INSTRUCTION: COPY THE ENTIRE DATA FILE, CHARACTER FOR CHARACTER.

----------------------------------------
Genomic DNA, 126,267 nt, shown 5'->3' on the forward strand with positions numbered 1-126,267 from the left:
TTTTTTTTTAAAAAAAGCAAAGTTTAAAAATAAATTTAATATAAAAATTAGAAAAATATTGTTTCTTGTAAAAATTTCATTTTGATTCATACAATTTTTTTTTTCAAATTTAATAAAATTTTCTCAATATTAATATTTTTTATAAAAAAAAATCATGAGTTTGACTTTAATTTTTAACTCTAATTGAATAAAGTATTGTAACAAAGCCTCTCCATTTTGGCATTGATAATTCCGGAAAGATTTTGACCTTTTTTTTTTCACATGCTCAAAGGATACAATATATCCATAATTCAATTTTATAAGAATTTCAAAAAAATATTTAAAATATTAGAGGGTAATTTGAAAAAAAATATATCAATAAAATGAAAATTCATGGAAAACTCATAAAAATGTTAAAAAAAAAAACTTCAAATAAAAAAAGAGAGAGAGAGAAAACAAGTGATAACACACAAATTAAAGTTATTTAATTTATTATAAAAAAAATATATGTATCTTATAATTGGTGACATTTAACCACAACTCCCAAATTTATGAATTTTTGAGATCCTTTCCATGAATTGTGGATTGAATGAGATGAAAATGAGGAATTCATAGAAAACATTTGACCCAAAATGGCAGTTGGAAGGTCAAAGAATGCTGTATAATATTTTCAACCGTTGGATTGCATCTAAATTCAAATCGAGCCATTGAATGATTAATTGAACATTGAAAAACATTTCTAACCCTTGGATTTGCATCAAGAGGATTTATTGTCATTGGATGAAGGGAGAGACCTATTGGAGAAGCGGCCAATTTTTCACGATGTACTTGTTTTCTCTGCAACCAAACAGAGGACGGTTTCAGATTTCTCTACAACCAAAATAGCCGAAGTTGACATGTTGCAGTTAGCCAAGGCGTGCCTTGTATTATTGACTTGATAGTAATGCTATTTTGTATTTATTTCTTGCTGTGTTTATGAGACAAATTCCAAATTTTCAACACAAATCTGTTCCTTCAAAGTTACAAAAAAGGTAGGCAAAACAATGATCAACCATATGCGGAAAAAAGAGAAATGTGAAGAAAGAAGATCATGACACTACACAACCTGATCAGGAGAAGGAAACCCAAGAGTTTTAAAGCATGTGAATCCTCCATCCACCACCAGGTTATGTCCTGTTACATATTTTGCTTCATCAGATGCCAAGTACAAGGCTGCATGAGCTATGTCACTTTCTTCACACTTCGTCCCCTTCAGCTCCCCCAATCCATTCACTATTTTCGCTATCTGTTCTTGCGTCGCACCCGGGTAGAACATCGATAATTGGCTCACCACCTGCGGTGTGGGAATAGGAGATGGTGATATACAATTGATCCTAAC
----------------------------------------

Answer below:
Genomic DNA, 126,267 nt, shown 5'->3' on the forward strand with positions numbered 1-126,267 from the left:
TTTTTTTTTAAAAAAAGCAAAGTTTAAAAATAAATTTAATATAAAAATTAGAAAAATATTGTTTCTTGTAAAAATTTCATTTTGATTCATACAATTTTTTTTTTCAAATTTAATAAAATTTTCTCAATATTAATATTTTTTATAAAAAAAAATCATGAGTTTGACTTTAATTTTTAACTCTAATTGAATAAAGTATTGTAACAAAGCCTCTCCATTTTGGCATTGATAATTCCGGAAAGATTTTGACCTTTTTTTTTTCACATGCTCAAAGGATACAATATATCCATAATTCAATTTTATAAGAATTTCAAAAAAATATTTAAAATATTAGAGGGTAATTTGAAAAAAAATATATCAATAAAATGAAAATTCATGGAAAACTCATAAAAATGTTAAAAAAAAAAACTTCAAATAAAAAAAGAGAGAGAGAGAAAACAAGTGATAACACACAAATTAAAGTTATTTAATTTATTATAAAAAAAATATATGTATCTTATAATTGGTGACATTTAACCACAACTCCCAAATTTATGAATTTTTGAGATCCTTTCCATGAATTGTGGATTGAATGAGATGAAAATGAGGAATTCATAGAAAACATTTGACCCAAAATGGCAGTTGGAAGGTCAAAGAATGCTGTATAATATTTTCAACCGTTGGATTGCATCTAAATTCAAATCGAGCCATTGAATGATTAATTGAACATTGAAAAACATTTCTAACCCTTGGATTTGCATCAAGAGGATTTATTGTCATTGGATGAAGGGAGAGACCTATTGGAGAAGCGGCCAATTTTTCACGATGTACTTGTTTTCTCTGCAACCAAACAGAGGACGGTTTCAGATTTCTCTACAACCAAAATAGCCGAAGTTGACATGTTGCAGTTAGCCAAGGCGTGCCTTGTATTATTGACTTGATAGTAATGCTATTTTGTATTTATTTCTTGCTGTGTTTATGAGACAAATTCCAAATTTTCAACACAAATCTGTTCCTTCAAAGTTACAAAAAAGGTAGGCAAAACAATGATCAACCATATGCGGAAAAAAGAGAAATGTGAAGAAAGAAGATCATGACACTACACAACCTGATCAGGAGAAGGAAACCCAAGAGTTTTAAAGCATGTGAATCCTCCATCCACCACCAGGTTATGTCCTGTTACATATTTTGCTTCATCAGATGCCAAGTACAAGGCTGCATGAGCTATGTCACTTTCTTCACACTTCGTCCCCTTCAGCTCCCCCAATCCATTCACTATTTTCGCTATCTGTTCTTGCGTCGCACCCGGGTAGAACATCGATAATTGGCTCACCACCTGCGGTGTGGGAATAGGAGATGGTGATATACAATTGATCCTAAC